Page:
This is a partially revised entry from August, 2011 - As Front Range K9 Academy begins to kick off our campaign to end Urban Overload, we felt this information deserved a reprint!
Are YOU causing your dog's leash aggression or re-activity?
It's important look at the very obvious similarities between humans and dogs when it comes to proper socialization.
As our dogs mature, we humans often don't keep up with most natural changes in canine social development. And we continue to let our dogs 'meet' every dog they encounter, thinking, "He's so social. He looooves dogs."
In essence, we're trapping our dogs into adolescent behavior without allowing them to mature and limit their social contacts as they would in the wild as they grew up. Just because your dog was very social as a puppy doesn't mean that behavior will continue into adulthood.
Some humans and some dogs do stay more social throughout life. But really, think about it:
You're social...but do you looooove every human you meet? Just like dogs, as we age, we begin to shrink our social circles - or at least we have fewer people we want to be socially intimate with.
Imagine if I tied you up and placed you on a bench outside the grocery store. Then I let every stranger coming and going from the store come up and touch you. Then, if you got upset when a stranger groped you, I slapped you instead of the stranger.
It might seem extreme, but this is the equivalent of most leash-to-leash meetings for dogs.
They can't escape; they can't take things slowly or at their own pace; they feel restrained, so they panic and tell the other dog to get away from them the only way they know how: Growling, snapping, etc.
But when dogs do this, they get punished by their owners!
This only worsens the problem, as your dog has no way out. What you are telling the dog is that any dog can tickle, fondle, sniff or downright dominate, molest, or intimidate them and they just have to take it.
Would you do the same to your child if they were being bullied?
I know this sounds radical to some...but I'm on a roll, so bear with me. With the warmer weather and a slew of dogs out there, these face-to-face, leash-to-leash meetings are more common than ever. And dogs who are forced into these situations generally become worse and worse, and expand the aggression to even off-leash situations.
To make matters even more complicated, the general public perpetuates the problem by continuing to push the myth of 'all dogs like each other.'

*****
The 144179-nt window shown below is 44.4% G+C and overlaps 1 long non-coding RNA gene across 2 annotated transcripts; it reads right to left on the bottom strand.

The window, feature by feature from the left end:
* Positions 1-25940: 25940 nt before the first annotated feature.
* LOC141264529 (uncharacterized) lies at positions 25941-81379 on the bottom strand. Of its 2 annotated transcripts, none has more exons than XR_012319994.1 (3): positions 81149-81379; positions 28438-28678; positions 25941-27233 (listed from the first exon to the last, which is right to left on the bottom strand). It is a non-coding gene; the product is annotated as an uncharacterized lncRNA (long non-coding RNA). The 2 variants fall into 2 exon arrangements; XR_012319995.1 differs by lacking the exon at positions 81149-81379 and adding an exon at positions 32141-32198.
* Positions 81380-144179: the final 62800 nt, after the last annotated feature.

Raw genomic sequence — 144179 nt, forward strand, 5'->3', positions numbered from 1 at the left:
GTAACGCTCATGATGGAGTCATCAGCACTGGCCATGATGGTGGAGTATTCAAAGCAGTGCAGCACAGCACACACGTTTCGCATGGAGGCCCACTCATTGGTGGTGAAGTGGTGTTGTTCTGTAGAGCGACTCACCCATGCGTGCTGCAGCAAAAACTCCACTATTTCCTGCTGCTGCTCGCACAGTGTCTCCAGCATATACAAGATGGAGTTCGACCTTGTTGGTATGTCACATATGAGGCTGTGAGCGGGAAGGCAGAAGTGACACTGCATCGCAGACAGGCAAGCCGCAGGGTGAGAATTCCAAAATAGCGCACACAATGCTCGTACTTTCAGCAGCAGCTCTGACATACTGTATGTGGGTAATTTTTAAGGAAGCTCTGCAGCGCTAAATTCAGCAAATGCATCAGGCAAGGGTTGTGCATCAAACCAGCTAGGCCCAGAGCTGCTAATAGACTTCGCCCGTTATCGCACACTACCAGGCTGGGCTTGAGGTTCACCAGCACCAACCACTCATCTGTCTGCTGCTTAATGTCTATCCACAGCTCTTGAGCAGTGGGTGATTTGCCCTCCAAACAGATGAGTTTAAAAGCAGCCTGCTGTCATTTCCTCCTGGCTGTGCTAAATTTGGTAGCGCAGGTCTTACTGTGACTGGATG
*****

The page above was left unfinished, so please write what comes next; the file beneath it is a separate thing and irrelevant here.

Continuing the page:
(I bet we ALL can think of a family member, neighbor, or friend who subscribes to this INCORRECT view of canine socialization.)
So...what to do?
1. AVOID leashed greetings. If you are walking your dog and another person walking theirs is pressing for a meeting, politely hold up a hand and cross the street. Or put your dog in a stay behind you and block the other dog's access to yours. Or find any other way out of the situation.
(NOTE - you may have to be downright rude about this with some people. So be it. That stranger & strange dog on the street are just that - strangers. You owe them no loyalty and will spend maybe 30 seconds of your life around them. You will spend the next 10 to 15 years with your dog.)
2. Don't be the stranger listed up above in item #1. As your dog ages, it very likely doesn't want to meet the every other dog on the street anymore than you want to shake hands with every single person you encounter at the grocery store!
3. Supervise off-leash contacts and limit them to dogs that your dog knows and will have a relationship with.
(Again - referring to item #1 - beyond the puppy stages, dogs tend to become much more selective of who they WANT a long term relationship with, and how intimate they wish to be with those other dogs...they are pack animals after all...and packs tend to be small.)
4. Keep in mind what GOOD leashed dog-to-dog interactions should look like. In essence they should look exactly like you at a grocery store, or other place where you and other humans are tightly packed.
They should look NEUTRAL. If the other dog is being too hyper, too forward, too dominant, too anything, your dog will NOT be able to maintain control, just as you wouldn't be able to maintain control if someone were doing those things to you in a grocery store.
If your dog needs more work at being neutral around other dogs (remember to keep good distance between your dog and the strange dog), then it's back to the practice field for TONS of distraction-proofing of your stays. (Shameless plug here - we TEACH these skills specifically in our Level 2 Obedience program!)
5. Last but not least, spread the word! Let family, friends, and yes - even strangers - know that you are working on teaching your dog appropriate dog-to-dog manners and that you need their help and respect in not allowing other dogs (or people, for that matter) to fondle, caress, or otherwise molest the dog without your permission!
Yes, I'm on a soapbox here, only because this issue is at pandemic levels in our city!!!! Do your part and promote good dog-to-dog social behavior - your dog will thank you for it.
That's it from this end of the leash.
Jennifer Hime is the head trainer & behaviorist at Front Range K9 Academy in Wheat Ridge, CO. She can be contacted at www.k9counselor.com